Iranian optimism challenged by struggles in Syria

Vying for influence, Turkey and Iran remain at odds over Arab Spring.

By Aaron Stein for SES Türkiye in Istanbul -- 23/09/11

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Eager to capitalise on the opportunities posed by the Arab Spring, Tehran has sought to shore up ties with the news regimes in Egypt and Tunisia, while also desperately fighting to ensure Syria's Bashar al-Assad maintains his tenuous grip on power.

  • Iran's support for the regime in Syria has clashed with Turkish calls to end violence. [Reuters]

    Iran's support for the regime in Syria has clashed with Turkish calls to end violence. [Reuters]

"Iran considers the Arab world revolts as its big moment to at last have the kind of regional influence the country has sought since the revolution," Century Foundation's Iran programme Director Geneive Abdo tells SES Türkiye.

Iran has quite successfully taken advantage of its ethnic and religious ties in Iraq and Lebanon to boost its influence in the government and amongst the clerics. "They hope they can repeat this in other countries in the region, post Arab awakening," according to Abdo.

Iran's leadership sees the Arab revolutions through the prism of its 1979 Islamic Revolution, believing that they are a challenge to the Western-created and backed international order. More broadly, the revolts are a sign of the moral, economic and political decline of the West, Patrick Clawson, director of research at the Washington Institute of Near East Policy, tells SES Türkiye.

"They have maintained a remarkably optimist worldview, which they continually interpret as the strength of the Islamic Republic and the West fading. This conviction informs and guides their foreign policy."

However, Iranian optimism about the Arab revolutions was put on hold after the protests in Syria began threatening the Assad regime, which has been Iran's most important ally in the region.

"Syria was the first Arab country to recognise the Islamic Revolution and since then the two countries have enjoyed a strategic alliance," Bilal Saab, a visiting fellow at the James Martin Centre for Nonproliferation Studies, explains.

The big casualty of Iran's support for Assad has been its relations with Turkey -- a regional neighbour whose interests in Iranian natural gas, more robust trade ties and closer defence co-operation against Kurdish separatists led it to mend their once frosty relationship.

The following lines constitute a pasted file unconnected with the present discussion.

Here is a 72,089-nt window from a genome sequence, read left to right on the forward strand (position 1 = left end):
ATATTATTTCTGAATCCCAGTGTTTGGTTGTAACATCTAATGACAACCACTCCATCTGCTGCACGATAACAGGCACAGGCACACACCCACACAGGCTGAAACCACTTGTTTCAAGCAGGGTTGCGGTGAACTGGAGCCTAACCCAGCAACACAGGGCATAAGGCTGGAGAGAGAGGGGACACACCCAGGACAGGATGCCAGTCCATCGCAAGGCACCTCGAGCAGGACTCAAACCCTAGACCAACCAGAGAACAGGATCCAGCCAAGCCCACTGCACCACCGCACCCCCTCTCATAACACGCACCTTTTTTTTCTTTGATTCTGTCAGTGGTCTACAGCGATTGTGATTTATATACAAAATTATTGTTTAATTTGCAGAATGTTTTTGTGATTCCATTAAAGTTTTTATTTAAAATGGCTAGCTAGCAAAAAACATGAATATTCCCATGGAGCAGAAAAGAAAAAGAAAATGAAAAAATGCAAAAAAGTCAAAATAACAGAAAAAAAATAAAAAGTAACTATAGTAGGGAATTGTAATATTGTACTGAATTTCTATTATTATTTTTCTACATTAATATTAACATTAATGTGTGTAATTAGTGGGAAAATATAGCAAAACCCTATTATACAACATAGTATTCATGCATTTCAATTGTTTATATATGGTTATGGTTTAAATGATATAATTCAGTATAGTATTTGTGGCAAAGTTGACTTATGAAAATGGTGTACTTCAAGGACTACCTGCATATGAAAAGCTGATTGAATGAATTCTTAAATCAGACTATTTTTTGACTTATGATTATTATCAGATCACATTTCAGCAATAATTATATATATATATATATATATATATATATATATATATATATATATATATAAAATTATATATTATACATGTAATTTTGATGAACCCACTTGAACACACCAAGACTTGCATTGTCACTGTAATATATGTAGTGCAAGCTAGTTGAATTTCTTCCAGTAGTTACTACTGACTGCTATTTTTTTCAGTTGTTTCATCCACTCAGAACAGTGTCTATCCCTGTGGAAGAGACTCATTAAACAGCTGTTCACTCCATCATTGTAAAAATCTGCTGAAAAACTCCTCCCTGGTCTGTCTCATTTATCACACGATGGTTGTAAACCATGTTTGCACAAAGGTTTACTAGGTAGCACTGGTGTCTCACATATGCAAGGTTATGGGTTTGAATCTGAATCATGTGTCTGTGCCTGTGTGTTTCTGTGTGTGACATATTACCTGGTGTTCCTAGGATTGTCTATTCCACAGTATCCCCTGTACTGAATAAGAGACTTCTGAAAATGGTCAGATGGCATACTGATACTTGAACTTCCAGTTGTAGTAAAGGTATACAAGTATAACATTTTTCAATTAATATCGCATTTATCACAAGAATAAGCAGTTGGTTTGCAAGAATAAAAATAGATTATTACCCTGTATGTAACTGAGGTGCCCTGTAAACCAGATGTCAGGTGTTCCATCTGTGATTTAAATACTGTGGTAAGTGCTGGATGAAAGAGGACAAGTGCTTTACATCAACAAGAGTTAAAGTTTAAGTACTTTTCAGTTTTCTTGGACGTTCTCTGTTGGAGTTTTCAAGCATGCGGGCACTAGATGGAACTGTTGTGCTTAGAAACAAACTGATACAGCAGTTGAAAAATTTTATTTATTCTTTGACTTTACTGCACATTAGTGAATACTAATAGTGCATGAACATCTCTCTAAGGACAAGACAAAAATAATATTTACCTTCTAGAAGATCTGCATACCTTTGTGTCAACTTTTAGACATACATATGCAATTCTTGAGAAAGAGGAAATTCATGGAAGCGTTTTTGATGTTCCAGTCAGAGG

"Turkey was optimistic it could have a good ongoing relationship with Tehran," Abdo said. "The Turks have been taken aback by how the relationship has deteriorated in recent months."

Despite both agreeing at the outset that Assad should remain in power, Turkey has expressed its dismay over Assad's continued crackdowns and has sharpened its tone dramatically.

Iran, on the other hand, is "convinced that the uprisings are a Western plot, similar to the one that they faced in 2009", according to Clawson. "The Iranian leadership thinks that the foreign press and foreign governments are trying to whip up a coloured revolution, that is to say an artificial movement that then threatens to quickly overthrow the government."

Eager to prevent similar protests in Iran, the clerical leadership has clamped down on the country's simmering opposition movement.

"From their point of view, they don't need the Turks talking about the human rights violations in Syria or allowing the opposition to meet in Turkey because it aids the uprising that they are against," according to Abdo.

Given the dynamics of the Arab Spring and the current geo-political realities, Iran and Turkey are now, along with Saudi Arabia, the only two players that have leverage over regional politics, according to Saab.

"Right now, they both control the political chips in the region and they know it."

How the Iranians or Turks plan to cash in has yet to be determined, but for now the two have found themselves on opposite sides of the Syrian issue.


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